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LNG Canada construction delay creates cost uncertainty, clouds world supply

LNG Canada construction delay creates cost uncertainty, clouds world supply

Corey Paul: 2 Oct, 2020

Two years after a Royal Dutch Shell PLC-led consortium gave the commercial go-ahead for the massive LNG Canada export terminal in British Columbia — dubbed the single largest private sector investment in Canadian history — construction delays have clouded the LNG supply picture and raised the prospect of cost overruns.

The project was likely about four months behind schedule in February because of factors that included delays in engineering and making equipment for the terminal off-site, according to analysts at the investment research firm Webber Research & Advisory. Now the project is probably around six months behind, which is enough to suggest the potential for significant cost overruns and pressure on a planned expansion, the firm said.

“If they are that far behind heading into COVID, I find it hard to believe the delay is not going to ultimately be measured in years,” Managing Partner Michael Webber said in an interview.

Traditional methods of addressing a delay, such as back-weighting the construction schedule or bringing in a surge of craft labor, will likely be more difficult and costly because of the pandemic, Webber said.

Fluor Corp., the contractor building the terminal in a partnership with JGC Corp., said in Sept. 25 call with investors that the construction schedule for the terminal suffered a delay after the developer was forced to reduce by half the amount of staff at the construction site in Kitimat, British Columbia, including workers flying in on rotation, as a precaution against the virus.

“LNG Canada — it is behind because of the pandemic,” Fluor CEO Carlos Hernandez said during the call.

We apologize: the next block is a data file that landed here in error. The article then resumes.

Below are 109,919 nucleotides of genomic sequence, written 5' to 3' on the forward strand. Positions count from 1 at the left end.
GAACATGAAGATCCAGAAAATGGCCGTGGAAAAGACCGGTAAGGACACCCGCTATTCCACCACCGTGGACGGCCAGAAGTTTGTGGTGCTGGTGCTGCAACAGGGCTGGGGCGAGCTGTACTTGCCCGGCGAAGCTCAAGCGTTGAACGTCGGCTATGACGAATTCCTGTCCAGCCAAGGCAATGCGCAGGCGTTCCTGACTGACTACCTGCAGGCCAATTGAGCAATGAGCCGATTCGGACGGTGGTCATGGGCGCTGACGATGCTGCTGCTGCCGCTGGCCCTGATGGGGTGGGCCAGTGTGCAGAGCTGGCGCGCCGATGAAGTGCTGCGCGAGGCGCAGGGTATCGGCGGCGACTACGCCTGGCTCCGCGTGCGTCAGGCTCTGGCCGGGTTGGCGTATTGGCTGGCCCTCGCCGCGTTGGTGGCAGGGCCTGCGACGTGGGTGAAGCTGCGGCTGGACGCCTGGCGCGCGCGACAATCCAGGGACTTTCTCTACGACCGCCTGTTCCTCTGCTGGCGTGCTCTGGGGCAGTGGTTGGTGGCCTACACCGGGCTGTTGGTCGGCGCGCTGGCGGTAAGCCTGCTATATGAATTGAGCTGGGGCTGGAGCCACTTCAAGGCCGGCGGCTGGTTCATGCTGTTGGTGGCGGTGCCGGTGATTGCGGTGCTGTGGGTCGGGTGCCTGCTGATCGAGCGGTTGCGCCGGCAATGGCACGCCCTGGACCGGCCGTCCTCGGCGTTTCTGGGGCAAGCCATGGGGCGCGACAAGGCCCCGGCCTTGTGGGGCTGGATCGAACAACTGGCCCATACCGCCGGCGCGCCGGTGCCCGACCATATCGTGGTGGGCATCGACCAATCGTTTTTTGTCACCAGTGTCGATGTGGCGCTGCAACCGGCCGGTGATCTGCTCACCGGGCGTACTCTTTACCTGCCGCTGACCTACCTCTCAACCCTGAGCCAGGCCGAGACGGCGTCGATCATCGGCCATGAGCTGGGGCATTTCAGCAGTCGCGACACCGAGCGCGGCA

A Fluor spokesperson declined to specify any changes to the project timeline. A spokesperson for LNG Canada Development Inc. said in an email that the developer remains “committed to delivering first cargo by the middle of this decade.”

The ultimate impact of the project’s timing on the gas markets remains unclear and depends in part on the ability of the developer to play catch up in building the two-train project, which would be capable of producing about 14 million tonnes of LNG per year.

There are also signs of cost overruns. Hernandez told investors that LNG Canada was one of Fluor’s projects to be impacted by “force majeure events.” Fluor was in talks with clients about how to handle cost and schedule changes.

The consortium that commercially sanctioned the $31 billion LNG Canada project in 2018 included large buyers of LNG — PetroChina Co. Ltd., Korea Gas Corp., Malaysia’s Petroliam Nasional Bhd., and Japan’s Mitsubishi Corp. It was the first final investment decision in five years anywhere in the world for a major new LNG export terminal, although others have followed since. There are also signs of cost overruns. Hernandez told investors that LNG Canada was one of Fluor’s projects that were impacted by “force majeure events.” Fluor was in talks with clients about how to handle cost and schedule changes.